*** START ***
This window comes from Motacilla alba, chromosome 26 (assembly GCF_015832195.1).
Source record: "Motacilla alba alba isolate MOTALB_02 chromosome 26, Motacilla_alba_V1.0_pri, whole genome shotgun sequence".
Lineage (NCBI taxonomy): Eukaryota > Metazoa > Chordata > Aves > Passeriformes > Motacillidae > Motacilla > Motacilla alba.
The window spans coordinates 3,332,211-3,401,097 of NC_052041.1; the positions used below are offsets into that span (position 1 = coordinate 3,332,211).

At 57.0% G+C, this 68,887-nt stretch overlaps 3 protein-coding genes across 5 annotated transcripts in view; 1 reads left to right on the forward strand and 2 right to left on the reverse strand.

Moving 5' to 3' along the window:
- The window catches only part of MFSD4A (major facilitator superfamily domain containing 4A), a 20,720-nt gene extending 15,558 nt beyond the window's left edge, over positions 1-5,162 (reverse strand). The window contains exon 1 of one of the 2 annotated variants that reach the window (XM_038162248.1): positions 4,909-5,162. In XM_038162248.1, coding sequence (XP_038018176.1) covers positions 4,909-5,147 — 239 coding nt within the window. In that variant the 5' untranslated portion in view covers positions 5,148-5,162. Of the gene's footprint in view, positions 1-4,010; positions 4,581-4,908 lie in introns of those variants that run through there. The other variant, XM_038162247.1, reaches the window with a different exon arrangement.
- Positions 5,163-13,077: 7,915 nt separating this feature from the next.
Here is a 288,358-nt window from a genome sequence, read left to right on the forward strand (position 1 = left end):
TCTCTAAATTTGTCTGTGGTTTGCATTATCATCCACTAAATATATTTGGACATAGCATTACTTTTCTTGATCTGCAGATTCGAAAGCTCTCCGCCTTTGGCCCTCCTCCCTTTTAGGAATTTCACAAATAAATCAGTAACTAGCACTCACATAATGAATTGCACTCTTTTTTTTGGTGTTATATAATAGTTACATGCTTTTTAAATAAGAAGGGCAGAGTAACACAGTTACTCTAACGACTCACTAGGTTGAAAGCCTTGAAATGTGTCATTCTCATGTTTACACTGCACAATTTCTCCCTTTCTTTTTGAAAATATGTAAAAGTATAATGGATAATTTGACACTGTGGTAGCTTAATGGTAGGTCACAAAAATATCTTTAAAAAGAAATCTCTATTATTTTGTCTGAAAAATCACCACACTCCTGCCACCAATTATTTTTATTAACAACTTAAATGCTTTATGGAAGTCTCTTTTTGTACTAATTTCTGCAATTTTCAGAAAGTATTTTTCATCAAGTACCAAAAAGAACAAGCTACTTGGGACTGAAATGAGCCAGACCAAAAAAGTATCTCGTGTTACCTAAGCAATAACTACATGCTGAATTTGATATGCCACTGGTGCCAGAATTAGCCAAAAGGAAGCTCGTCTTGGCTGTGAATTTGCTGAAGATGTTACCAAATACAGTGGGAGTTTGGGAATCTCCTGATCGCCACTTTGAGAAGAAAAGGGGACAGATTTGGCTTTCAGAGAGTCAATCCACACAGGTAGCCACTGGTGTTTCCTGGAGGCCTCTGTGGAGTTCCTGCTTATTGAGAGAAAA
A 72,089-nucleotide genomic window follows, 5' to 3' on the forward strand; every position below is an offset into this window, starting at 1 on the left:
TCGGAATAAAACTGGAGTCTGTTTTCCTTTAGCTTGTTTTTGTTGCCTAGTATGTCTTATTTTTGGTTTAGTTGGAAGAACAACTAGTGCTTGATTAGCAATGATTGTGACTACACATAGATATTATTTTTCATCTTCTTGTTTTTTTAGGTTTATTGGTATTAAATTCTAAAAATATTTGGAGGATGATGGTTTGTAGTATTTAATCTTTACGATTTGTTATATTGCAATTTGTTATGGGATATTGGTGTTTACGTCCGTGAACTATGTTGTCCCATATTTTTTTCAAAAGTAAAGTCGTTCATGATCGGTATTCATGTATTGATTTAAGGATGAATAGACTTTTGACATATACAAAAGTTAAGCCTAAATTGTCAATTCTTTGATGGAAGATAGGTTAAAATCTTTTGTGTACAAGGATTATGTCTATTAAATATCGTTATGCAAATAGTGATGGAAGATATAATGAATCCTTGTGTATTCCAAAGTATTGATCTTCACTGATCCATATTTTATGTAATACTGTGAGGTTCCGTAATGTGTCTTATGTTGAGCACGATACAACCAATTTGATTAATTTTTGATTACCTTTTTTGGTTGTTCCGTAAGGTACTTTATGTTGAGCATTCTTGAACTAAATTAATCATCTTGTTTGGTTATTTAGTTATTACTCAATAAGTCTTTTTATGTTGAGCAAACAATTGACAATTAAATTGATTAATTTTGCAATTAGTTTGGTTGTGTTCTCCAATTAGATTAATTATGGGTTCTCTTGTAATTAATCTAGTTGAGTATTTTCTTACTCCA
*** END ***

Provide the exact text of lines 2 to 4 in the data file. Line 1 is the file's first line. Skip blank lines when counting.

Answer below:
Source record: "Motacilla alba alba isolate MOTALB_02 chromosome 26, Motacilla_alba_V1.0_pri, whole genome shotgun sequence".
Lineage (NCBI taxonomy): Eukaryota > Metazoa > Chordata > Aves > Passeriformes > Motacillidae > Motacilla > Motacilla alba.
The window spans coordinates 3,332,211-3,401,097 of NC_052041.1; the positions used below are offsets into that span (position 1 = coordinate 3,332,211).